Although the U. S. Navy had 68 submarines in the Pacific at the start of the Pacific War, they sank only 93,300 tons of Japanese shipping. This was < 10% of what 100 operational German U-boats sank in the same period.
Initially, U.S. submarine operations were hindered by the loss of bases in the Philippines and a doctrine that concentrated on heavy enemy warships rather than merchant ships.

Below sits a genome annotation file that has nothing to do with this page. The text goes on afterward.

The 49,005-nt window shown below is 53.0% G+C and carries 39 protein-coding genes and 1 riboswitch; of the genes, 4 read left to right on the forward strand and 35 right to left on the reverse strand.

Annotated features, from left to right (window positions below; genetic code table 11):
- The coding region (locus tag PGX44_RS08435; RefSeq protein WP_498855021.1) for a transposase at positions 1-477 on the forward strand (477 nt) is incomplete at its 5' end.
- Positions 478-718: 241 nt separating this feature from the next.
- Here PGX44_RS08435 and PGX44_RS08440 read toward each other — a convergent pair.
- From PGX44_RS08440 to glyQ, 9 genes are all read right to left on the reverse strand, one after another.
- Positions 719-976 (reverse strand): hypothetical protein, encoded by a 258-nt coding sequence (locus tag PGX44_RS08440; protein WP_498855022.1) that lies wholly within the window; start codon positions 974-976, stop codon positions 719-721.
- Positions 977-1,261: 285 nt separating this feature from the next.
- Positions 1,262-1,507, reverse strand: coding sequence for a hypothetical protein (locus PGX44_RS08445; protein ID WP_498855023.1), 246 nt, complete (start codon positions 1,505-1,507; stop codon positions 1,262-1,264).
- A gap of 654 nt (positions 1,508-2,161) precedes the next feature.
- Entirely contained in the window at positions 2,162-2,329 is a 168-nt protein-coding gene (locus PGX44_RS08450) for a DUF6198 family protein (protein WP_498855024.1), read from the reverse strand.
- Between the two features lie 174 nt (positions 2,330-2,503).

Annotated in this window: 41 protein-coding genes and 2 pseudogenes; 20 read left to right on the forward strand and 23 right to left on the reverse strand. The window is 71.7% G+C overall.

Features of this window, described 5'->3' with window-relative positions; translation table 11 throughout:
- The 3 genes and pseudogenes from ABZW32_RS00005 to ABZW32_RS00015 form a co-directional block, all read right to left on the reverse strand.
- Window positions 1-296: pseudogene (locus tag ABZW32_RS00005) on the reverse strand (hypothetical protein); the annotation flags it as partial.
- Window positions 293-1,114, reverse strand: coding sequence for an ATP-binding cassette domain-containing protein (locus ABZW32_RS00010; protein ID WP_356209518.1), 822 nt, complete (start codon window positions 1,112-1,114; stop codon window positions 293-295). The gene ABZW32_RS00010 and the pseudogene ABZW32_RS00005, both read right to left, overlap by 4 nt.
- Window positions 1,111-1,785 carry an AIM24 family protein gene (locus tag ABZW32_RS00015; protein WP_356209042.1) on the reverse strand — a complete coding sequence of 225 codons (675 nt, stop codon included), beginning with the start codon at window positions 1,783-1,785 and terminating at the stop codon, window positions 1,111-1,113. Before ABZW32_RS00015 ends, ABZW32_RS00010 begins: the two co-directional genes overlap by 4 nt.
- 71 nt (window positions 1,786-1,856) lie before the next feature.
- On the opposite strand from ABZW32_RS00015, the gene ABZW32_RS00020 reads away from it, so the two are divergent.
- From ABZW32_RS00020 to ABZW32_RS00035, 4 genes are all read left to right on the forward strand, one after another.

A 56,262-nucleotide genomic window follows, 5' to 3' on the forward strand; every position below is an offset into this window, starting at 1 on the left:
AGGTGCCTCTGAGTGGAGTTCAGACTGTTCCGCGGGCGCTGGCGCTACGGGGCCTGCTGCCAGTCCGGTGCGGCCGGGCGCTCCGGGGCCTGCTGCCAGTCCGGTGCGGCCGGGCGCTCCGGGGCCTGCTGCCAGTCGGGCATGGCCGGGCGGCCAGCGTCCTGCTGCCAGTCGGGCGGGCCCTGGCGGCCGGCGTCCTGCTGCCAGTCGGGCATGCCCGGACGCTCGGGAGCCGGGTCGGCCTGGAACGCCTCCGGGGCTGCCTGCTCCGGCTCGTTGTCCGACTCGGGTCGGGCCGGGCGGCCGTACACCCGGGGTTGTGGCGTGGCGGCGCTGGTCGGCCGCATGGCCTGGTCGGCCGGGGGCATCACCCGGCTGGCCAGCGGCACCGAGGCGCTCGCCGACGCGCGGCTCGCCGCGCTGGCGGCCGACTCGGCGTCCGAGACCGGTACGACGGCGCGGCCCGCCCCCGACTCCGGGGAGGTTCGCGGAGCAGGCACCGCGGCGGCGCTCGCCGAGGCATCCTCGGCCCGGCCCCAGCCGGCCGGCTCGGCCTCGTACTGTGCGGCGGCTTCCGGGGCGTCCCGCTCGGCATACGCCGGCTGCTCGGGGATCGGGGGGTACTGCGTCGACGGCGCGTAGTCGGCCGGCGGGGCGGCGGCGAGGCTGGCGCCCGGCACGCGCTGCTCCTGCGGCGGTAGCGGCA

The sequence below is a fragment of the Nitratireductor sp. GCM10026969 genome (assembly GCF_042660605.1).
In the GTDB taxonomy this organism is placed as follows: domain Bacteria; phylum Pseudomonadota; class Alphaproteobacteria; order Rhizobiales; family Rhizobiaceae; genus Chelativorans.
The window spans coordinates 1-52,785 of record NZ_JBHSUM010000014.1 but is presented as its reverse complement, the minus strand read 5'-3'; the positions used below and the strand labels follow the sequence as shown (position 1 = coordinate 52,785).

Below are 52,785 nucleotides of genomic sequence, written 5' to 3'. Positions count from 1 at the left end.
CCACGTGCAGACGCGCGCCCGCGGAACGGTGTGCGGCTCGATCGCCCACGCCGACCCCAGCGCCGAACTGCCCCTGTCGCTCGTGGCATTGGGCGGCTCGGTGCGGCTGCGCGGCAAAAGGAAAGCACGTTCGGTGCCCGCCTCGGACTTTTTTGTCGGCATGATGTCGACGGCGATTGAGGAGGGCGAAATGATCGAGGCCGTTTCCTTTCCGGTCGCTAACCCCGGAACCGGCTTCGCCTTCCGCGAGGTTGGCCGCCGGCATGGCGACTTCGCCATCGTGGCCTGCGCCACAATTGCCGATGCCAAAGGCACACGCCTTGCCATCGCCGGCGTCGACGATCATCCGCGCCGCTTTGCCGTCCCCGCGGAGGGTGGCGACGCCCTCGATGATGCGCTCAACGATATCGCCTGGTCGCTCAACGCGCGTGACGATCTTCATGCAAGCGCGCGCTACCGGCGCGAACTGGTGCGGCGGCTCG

In 1943, smaller U.S. submarine were gradually replaced by the larger Gato, Balao, and Tench classes. Additionally, SJ surface search radar installation further enhanced U.S. submarine effectiveness. SJ radar provided information regarding direction, distance, surface contacts and low-flying aircraft.
Because the Japanese navy failed to organize transports and cargo vessels into convoys, Japan’s merchant shipping losses totaled 1,668,000 tons in 1943 (1.34 million by U.S. submarines).